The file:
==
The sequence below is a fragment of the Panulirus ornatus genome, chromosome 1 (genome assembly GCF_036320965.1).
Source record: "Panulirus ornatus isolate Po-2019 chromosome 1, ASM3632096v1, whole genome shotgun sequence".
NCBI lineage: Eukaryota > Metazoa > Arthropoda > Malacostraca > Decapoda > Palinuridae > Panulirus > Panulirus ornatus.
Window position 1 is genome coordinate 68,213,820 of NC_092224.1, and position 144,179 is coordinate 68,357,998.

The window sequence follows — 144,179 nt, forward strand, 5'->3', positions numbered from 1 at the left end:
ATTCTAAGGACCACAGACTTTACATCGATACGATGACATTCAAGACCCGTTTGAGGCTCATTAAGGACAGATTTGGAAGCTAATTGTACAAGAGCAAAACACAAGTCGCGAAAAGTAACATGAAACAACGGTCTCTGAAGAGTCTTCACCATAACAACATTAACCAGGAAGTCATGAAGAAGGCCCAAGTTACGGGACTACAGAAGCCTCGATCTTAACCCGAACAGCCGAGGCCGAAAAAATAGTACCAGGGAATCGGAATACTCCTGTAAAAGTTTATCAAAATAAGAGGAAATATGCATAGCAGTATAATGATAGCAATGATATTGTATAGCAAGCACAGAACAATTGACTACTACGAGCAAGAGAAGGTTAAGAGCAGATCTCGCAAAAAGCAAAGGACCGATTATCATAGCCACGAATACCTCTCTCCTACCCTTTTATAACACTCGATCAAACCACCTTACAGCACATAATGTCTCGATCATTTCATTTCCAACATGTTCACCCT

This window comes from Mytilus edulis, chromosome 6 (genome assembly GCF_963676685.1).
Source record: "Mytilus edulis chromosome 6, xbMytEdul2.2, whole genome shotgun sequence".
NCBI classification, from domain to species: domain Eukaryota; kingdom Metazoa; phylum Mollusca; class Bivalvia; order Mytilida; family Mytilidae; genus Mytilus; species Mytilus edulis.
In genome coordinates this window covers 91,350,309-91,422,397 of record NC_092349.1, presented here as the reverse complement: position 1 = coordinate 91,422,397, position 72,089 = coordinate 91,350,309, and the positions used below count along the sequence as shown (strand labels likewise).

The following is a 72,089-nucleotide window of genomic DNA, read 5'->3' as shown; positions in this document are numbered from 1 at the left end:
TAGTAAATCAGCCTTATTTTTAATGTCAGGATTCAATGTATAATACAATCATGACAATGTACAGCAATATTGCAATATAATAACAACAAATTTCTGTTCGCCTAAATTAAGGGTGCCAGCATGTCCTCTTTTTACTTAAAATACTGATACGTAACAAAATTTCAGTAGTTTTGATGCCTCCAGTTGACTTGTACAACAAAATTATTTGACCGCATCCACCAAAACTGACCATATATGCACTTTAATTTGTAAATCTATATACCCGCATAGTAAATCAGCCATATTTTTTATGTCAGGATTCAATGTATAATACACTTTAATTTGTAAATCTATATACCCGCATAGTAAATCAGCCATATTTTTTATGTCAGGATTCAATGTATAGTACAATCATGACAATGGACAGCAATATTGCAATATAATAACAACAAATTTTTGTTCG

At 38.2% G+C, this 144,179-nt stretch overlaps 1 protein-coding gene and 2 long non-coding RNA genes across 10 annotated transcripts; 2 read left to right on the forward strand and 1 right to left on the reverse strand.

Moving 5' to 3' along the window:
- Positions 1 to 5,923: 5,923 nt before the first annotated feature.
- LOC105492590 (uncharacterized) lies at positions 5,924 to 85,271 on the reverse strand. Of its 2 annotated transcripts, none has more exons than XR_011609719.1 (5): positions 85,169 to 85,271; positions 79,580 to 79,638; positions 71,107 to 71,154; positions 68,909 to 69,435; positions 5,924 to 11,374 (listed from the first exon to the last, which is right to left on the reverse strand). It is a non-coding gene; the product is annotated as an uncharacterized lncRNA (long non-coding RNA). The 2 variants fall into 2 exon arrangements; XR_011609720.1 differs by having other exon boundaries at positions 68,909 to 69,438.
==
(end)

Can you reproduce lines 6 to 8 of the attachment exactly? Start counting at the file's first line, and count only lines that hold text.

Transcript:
ATTCTAAGGACCACAGACTTTACATCGATACGATGACATTCAAGACCCGTTTGAGGCTCATTAAGGACAGATTTGGAAGCTAATTGTACAAGAGCAAAACACAAGTCGCGAAAAGTAACATGAAACAACGGTCTCTGAAGAGTCTTCACCATAACAACATTAACCAGGAAGTCATGAAGAAGGCCCAAGTTACGGGACTACAGAAGCCTCGATCTTAACCCGAACAGCCGAGGCCGAAAAAATAGTACCAGGGAATCGGAATACTCCTGTAAAAGTTTATCAAAATAAGAGGAAATATGCATAGCAGTATAATGATAGCAATGATATTGTATAGCAAGCACAGAACAATTGACTACTACGAGCAAGAGAAGGTTAAGAGCAGATCTCGCAAAAAGCAAAGGACCGATTATCATAGCCACGAATACCTCTCTCCTACCCTTTTATAACACTCGATCAAACCACCTTACAGCACATAATGTCTCGATCATTTCATTTCCAACATGTTCACCCT

This window comes from Mytilus edulis, chromosome 6 (genome assembly GCF_963676685.1).
Source record: "Mytilus edulis chromosome 6, xbMytEdul2.2, whole genome shotgun sequence".